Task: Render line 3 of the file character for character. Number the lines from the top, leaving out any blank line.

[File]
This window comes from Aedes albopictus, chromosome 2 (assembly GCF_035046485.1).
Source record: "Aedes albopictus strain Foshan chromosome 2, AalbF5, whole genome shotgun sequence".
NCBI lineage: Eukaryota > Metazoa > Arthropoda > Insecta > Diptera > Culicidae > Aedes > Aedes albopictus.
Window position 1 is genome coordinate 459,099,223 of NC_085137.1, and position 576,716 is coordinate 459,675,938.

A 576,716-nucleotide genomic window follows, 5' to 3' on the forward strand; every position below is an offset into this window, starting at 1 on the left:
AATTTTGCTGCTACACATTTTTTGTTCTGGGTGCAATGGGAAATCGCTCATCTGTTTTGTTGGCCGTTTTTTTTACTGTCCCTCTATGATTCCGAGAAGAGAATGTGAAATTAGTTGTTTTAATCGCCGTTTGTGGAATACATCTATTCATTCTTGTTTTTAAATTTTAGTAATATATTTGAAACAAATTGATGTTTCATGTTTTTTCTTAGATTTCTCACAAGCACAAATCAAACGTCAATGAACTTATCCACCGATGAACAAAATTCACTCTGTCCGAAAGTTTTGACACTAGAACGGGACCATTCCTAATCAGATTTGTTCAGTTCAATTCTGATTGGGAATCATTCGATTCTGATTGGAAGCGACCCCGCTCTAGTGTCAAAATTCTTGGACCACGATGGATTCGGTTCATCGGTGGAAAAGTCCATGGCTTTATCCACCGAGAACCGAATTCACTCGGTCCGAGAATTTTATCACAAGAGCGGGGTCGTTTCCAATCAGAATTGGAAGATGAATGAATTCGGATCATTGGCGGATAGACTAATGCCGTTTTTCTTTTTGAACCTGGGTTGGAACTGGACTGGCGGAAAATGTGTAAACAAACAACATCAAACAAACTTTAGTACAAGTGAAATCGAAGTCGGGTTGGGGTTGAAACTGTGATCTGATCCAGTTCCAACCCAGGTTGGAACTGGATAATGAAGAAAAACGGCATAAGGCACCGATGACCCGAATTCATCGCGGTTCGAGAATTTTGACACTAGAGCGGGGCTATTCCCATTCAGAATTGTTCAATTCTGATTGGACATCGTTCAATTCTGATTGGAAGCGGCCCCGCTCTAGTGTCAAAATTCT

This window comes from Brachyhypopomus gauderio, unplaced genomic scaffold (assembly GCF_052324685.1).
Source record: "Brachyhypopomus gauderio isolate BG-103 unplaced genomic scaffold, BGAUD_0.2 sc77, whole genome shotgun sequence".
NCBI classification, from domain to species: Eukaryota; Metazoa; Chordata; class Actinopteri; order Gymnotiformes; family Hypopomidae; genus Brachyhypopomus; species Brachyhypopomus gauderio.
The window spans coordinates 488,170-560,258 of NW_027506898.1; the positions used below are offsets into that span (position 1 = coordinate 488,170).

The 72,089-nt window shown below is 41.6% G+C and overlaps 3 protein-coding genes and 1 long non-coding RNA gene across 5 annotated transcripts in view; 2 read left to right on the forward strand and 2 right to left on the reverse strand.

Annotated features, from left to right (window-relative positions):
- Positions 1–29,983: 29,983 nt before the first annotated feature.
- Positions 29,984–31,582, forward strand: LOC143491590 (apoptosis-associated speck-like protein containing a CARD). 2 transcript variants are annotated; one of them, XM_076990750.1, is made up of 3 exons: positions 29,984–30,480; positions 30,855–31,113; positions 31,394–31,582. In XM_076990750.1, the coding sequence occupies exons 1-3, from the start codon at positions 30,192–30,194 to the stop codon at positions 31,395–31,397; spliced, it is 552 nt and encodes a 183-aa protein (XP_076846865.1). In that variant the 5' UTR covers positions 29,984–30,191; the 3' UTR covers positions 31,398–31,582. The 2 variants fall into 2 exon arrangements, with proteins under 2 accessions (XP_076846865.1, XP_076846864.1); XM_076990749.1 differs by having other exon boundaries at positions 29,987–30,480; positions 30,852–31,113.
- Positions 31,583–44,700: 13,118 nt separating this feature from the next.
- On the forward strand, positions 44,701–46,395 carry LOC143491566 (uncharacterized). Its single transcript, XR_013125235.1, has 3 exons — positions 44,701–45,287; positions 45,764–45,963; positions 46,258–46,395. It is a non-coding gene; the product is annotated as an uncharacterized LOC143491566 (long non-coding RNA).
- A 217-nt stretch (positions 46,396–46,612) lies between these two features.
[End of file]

NCBI lineage: Eukaryota > Metazoa > Arthropoda > Insecta > Diptera > Culicidae > Aedes > Aedes albopictus.